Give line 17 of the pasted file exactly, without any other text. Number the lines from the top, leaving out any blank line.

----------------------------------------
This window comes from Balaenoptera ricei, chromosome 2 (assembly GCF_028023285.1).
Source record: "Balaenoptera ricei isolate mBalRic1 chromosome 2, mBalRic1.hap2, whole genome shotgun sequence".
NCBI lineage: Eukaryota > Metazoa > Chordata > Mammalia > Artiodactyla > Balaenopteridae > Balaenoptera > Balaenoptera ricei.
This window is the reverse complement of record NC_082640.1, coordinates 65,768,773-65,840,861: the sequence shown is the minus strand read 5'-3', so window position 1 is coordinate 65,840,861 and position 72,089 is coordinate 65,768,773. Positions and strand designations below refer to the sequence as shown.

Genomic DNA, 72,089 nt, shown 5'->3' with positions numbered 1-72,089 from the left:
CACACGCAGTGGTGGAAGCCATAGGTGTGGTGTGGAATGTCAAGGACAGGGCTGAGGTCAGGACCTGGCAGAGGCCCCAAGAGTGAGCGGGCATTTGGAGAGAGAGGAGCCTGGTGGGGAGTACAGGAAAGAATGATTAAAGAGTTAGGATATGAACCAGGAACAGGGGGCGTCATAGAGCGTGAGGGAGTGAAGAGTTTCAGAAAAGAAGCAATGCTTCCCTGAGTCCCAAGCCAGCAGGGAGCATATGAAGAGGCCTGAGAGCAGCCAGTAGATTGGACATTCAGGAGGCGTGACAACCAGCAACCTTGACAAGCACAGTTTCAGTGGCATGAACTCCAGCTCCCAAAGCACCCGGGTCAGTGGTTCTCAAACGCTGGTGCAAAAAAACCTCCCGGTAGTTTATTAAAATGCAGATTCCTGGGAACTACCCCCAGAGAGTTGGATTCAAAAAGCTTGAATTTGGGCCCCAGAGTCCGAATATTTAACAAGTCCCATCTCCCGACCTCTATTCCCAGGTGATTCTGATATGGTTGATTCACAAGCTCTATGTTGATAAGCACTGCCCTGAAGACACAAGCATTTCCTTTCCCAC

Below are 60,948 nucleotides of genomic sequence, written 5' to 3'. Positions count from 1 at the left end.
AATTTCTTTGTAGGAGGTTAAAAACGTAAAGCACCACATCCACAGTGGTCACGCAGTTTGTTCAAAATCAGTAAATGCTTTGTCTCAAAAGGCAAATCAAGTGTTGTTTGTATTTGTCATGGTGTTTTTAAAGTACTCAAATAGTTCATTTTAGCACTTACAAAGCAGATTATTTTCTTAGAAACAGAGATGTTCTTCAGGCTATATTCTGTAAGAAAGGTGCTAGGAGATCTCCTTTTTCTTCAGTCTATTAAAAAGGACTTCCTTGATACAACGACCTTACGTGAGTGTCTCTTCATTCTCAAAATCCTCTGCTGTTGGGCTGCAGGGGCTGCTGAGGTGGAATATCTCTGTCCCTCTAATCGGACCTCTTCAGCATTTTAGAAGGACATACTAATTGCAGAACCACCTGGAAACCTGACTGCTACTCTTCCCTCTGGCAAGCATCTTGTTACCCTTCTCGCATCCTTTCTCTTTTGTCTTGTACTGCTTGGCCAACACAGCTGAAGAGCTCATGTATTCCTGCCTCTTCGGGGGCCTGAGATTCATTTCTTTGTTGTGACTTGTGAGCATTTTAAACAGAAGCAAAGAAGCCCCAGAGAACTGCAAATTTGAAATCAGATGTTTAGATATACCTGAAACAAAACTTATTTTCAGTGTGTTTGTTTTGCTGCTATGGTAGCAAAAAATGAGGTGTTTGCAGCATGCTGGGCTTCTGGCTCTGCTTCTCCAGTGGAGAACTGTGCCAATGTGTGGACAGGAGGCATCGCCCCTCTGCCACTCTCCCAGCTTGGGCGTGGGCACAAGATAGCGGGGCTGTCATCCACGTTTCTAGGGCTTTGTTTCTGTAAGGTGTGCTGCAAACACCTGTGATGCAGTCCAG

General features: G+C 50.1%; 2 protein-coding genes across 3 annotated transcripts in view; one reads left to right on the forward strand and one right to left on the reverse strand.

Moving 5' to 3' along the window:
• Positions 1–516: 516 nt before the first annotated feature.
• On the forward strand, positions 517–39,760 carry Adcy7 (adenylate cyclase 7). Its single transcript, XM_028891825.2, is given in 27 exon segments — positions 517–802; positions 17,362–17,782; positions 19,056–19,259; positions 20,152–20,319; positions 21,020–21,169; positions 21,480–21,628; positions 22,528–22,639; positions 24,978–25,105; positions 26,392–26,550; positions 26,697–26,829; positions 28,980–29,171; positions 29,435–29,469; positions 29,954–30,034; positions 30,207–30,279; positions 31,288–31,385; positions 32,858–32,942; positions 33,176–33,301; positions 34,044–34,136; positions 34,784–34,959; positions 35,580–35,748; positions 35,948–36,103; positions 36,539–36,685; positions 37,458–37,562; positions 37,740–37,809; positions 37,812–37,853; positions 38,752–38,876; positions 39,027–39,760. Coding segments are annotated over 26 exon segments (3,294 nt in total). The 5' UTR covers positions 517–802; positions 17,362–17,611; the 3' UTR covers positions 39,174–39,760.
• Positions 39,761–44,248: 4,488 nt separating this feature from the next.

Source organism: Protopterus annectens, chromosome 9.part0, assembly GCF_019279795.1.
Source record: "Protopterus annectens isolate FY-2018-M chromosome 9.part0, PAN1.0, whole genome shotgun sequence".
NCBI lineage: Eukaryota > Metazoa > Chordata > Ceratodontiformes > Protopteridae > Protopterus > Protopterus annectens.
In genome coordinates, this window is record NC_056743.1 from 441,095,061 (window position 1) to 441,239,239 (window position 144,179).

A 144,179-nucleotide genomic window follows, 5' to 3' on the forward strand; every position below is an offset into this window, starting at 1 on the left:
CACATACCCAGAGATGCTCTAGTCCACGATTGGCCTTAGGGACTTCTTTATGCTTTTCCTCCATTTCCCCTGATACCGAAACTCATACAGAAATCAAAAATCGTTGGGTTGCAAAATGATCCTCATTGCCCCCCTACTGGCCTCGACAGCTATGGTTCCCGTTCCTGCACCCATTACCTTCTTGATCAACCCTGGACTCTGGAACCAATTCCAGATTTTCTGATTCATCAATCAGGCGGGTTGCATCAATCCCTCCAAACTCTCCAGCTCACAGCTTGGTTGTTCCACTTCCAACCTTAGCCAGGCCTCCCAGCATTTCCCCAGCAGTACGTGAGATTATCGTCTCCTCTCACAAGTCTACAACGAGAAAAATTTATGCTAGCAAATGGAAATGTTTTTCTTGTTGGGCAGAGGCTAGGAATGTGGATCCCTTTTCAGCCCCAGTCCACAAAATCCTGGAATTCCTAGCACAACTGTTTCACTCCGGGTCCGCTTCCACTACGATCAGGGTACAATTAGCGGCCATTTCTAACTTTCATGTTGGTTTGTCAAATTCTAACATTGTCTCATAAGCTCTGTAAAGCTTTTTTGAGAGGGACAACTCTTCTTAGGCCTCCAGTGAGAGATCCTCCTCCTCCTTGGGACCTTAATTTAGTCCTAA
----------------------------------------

In genome coordinates, this window is record NC_056743.1 from 441,095,061 (window position 1) to 441,239,239 (window position 144,179).